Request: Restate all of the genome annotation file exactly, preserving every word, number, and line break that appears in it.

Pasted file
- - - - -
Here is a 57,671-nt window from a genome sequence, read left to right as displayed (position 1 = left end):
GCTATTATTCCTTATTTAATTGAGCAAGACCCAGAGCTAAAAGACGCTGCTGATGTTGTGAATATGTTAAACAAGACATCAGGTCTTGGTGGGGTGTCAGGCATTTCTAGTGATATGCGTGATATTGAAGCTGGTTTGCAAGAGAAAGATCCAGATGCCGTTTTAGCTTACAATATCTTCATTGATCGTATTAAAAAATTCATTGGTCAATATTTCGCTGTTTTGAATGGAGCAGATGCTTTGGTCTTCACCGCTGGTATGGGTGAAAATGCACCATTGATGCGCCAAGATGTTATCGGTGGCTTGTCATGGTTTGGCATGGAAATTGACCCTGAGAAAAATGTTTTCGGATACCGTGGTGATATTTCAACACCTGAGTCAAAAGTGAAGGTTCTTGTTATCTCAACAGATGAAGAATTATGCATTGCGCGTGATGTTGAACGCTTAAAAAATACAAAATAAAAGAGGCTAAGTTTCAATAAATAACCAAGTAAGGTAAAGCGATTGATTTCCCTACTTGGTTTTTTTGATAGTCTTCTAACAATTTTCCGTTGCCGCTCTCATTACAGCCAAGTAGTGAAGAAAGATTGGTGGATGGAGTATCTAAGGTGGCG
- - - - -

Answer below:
Here is a 57,671-nt window from a genome sequence, read left to right as displayed (position 1 = left end):
GCTATTATTCCTTATTTAATTGAGCAAGACCCAGAGCTAAAAGACGCTGCTGATGTTGTGAATATGTTAAACAAGACATCAGGTCTTGGTGGGGTGTCAGGCATTTCTAGTGATATGCGTGATATTGAAGCTGGTTTGCAAGAGAAAGATCCAGATGCCGTTTTAGCTTACAATATCTTCATTGATCGTATTAAAAAATTCATTGGTCAATATTTCGCTGTTTTGAATGGAGCAGATGCTTTGGTCTTCACCGCTGGTATGGGTGAAAATGCACCATTGATGCGCCAAGATGTTATCGGTGGCTTGTCATGGTTTGGCATGGAAATTGACCCTGAGAAAAATGTTTTCGGATACCGTGGTGATATTTCAACACCTGAGTCAAAAGTGAAGGTTCTTGTTATCTCAACAGATGAAGAATTATGCATTGCGCGTGATGTTGAACGCTTAAAAAATACAAAATAAAAGAGGCTAAGTTTCAATAAATAACCAAGTAAGGTAAAGCGATTGATTTCCCTACTTGGTTTTTTTGATAGTCTTCTAACAATTTTCCGTTGCCGCTCTCATTACAGCCAAGTAGTGAAGAAAGATTGGTGGATGGAGTATCTAAGGTGGCG